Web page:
Machine learning helps SA-led team 'see unexplained astronomical object'
Machine learning is helping a team of South African, US and Australian scientists better understand a rare “unexplained astronomical object” observed in space.
Scientists are still working out what a newly discovered class of radio sources, known as Odd Radio Circles (ORC), are and how they originated.
The team was led by Michelle Lochner, who holds a joint position at the University of the Western Cape (UWC) and the South African Radio Astronomy Observatory (Sarao).
They combed through data generated in the MeerKAT Galaxy Cluster Legacy Survey (MGCLS), a programme of observations of 115 galaxy clusters, run on South Africa’s MeerKAT Radio Telescope between June 2018 and June 2019, as reported on Monday in the publication Nature.
This led to the “seventh sighting” of what the team named Sauron — in keeping with a Lord of the Rings theme — which shares characteristics of an ORC but needs further study before it can be officially confirmed as one.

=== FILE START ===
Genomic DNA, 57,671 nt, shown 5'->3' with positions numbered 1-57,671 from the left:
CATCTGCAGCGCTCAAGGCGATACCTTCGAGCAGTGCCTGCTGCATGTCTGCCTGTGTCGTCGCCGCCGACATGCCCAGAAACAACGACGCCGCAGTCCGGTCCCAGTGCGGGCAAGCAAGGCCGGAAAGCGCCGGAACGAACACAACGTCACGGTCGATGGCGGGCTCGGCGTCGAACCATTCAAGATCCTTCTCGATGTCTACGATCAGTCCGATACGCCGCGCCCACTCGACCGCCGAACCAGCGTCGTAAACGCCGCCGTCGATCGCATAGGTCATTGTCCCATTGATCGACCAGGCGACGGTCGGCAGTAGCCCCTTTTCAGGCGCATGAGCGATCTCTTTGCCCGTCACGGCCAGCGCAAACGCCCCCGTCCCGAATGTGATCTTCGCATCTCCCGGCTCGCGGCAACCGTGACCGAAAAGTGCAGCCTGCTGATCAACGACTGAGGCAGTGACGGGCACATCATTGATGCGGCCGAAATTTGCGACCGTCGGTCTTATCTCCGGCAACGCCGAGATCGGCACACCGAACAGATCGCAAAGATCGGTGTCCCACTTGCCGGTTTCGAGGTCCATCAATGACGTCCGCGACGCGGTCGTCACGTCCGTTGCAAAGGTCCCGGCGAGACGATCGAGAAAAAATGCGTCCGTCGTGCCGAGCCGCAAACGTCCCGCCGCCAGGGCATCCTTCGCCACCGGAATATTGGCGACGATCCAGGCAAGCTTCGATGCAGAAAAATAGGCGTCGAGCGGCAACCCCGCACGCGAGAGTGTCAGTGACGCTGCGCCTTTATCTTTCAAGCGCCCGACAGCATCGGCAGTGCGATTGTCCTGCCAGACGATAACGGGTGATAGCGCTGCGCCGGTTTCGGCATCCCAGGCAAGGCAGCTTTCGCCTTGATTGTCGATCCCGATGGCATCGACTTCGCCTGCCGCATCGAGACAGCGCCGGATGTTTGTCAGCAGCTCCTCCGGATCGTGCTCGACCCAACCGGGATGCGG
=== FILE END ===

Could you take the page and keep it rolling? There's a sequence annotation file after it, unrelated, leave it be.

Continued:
Only six confirmed sightings have been recorded, the first by the Australian Square Kilometre Array Pathfinder (Askap) in 2019.
“There is a good chance that scientists may have overlooked Sauron were it not for machine learning, which is essentially a set of algorithms that are designed to automatically learn patterns and models from available data. This bypasses the laborious and time-consuming work where because of human constraints, novel objects may go undetected,” said the publication.
While more is being learnt about ORCs, there are various schools of thought as to what they are, one being that they are normal radio galaxies observed from odd angles. Another attributes them to an intense period of star formation and a third views them as remnants of a huge explosion caused by the merger of supermassive black holes.
“Sauron could plausibly be the result of the enormous release of energy resulting from the rare merger of two of these ‘supermassive’ black holes,” suggests one of the team members, Lawrence Rudnick, Professor Emeritus at the University of Minnesota.
The team hope to secure more observation time on MeerKAT to further explore Sauron.
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